Beyond Isabella: Secular Women Patrons of Art in Renaissance Italy

By Sheryl E. Reiss; David G. Wilkins | Go to book overview

Fina da Carrara, née Buzzacarini: Consort, Mother, and
Patron of Art in Trecento Padua

Benjamin G. Kohl

On 7 May 1345, the morning after Giacomo II da Carrara murdered his distant cousin Marsilietto Papafava dei Carraresi to claim the lordship of Padua, he married his eldest son, Francesco, to Fina Buzzacarini, daughter of Pataro Buzzacarini. The marriage probably came as no surprise to the people of Padua, for it was part of Giacomo's policy to win support for his new rule. This included the dismissal of Marsilietto's unpopular vicar, Pietro da Campagnola, the release of clergy and laity unjustly imprisoned by the previous lord, the encouragement of the return of exiles to Padua, and gifts of land, clothes, money, and horses to powerful would-be supporters.1 Fina Buzzacarini functioned as a trophy consort, uniting an aspiring branch of the Carrara dynasty with a local noble family of wealth and standing. In the early years of marriage, Fina gave birth to four healthy offspring, three daughters and eventually in 1359 a son and heir, Francesco Novello. Finally, her deep piety and hope for memorialization made Fina a major art patron, who converted Padua's Baptistery into a mausoleum for herself and her husband, and for which she commissioned major fresco cycles by Giusto de' Menabuoi with a depiction of Paradise in the dome, scenes from Genesis on the drum, and moments from the lives of John the Baptist, Christ, and the Virgin to adorn its walls.2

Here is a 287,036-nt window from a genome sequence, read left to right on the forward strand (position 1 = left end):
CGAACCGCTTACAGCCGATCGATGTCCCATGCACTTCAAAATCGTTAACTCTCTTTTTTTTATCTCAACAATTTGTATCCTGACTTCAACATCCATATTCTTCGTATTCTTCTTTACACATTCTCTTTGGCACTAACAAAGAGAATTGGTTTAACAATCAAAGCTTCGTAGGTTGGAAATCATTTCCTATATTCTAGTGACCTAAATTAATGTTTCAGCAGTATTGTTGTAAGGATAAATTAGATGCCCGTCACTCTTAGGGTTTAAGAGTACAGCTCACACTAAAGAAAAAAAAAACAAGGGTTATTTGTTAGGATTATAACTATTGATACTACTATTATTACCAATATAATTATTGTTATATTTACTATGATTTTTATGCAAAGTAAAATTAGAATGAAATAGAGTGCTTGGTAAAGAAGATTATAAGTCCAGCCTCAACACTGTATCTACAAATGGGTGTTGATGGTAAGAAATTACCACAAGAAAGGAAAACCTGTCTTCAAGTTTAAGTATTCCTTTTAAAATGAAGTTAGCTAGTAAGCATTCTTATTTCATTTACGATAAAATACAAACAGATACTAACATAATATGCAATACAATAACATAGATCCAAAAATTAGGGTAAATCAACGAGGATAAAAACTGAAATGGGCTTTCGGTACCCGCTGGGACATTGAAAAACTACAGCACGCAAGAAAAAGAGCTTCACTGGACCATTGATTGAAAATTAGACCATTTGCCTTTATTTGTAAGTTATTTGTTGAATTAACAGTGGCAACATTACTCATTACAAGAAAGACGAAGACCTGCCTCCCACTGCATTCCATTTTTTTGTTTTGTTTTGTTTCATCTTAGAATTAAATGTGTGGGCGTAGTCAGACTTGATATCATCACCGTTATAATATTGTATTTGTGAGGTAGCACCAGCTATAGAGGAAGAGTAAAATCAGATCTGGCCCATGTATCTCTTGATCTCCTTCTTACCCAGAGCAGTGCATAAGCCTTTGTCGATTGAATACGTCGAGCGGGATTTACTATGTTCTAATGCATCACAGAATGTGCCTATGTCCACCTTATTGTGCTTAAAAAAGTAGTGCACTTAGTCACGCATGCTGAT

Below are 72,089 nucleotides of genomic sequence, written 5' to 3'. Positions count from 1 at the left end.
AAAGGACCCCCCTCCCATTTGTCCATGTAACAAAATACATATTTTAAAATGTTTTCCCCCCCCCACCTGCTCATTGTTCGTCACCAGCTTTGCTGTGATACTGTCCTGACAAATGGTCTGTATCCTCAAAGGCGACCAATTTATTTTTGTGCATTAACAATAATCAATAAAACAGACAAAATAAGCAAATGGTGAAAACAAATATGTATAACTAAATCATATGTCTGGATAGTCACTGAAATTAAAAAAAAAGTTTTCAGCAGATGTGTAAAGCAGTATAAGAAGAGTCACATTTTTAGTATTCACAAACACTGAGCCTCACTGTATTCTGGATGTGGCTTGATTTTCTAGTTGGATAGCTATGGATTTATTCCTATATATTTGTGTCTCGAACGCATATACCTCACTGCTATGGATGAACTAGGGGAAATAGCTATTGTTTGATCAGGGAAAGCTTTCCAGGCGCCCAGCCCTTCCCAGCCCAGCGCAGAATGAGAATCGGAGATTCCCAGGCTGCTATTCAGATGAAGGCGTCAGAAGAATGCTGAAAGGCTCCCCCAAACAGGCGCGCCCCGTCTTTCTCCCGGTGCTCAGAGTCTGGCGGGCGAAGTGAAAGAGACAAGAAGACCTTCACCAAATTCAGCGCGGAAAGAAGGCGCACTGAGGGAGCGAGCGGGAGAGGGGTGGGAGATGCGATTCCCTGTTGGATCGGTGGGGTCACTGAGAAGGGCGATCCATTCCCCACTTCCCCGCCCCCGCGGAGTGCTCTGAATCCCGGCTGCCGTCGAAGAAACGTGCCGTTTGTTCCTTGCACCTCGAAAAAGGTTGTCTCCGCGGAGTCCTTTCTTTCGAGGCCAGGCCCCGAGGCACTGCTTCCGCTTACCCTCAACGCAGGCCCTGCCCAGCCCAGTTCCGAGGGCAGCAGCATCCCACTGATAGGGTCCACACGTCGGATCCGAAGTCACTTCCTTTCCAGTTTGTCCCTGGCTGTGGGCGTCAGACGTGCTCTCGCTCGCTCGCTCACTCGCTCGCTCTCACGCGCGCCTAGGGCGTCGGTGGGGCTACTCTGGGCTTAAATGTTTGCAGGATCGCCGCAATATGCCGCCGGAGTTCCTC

Consort

Giacomo had claimed the lordship as son of the disfavored Niccolò da Carrara, who had died in exile in 1344, and he badly needed the prestige and stability that the marriage of his son into a powerful (and favorable) local family would bring. Fina was the granddaughter of the loyal and astute Dusio Buzzacarini, whose support of the Carrara regime stretched back to their first election as lords of Padua in 1318. Moreover, the Buzzacarini had overcome criticism of base origins and ill-gotten wealth voiced by such conservative Paduan historians as Giovanni da Non and Albertino Mussato. Their magnificent palace in the contrada of San Urbano was now the showpiece of one of the major families of Padua's legal profession. Da Non's jibes at the family as tavern singers, skinners, and gamblers rang hollow when confronted with the Buzzacarini's achievements as magistrates, jurists, and diplomats.3

Dusio Buzzacarini had been podestà of Rovigo in 1310, of Bassano in 1319, and of Treviso in 1320. His secretive and deceitful ways and his willingness—even eagerness—to attach his fortunes to any rising star, Dusio had chosen his patrons well and was knighted, along with his crony Marsilio da Carrara, by Cangrande della Scala in 1328 when the lord of Verona assumed the lordship of Padua. Dusio's unswerving loyalty to the Carrara cause eventually paid off. In the treaty concluded between Venice, Florence, and Marsilio da Carrara in 1337, which spelled out the conditions for the reconquest of Padua from the now much-hated Scaliger lords.4 Marsilio's cousin and heir, Ubertino da Carrara, was to succeed him if he were

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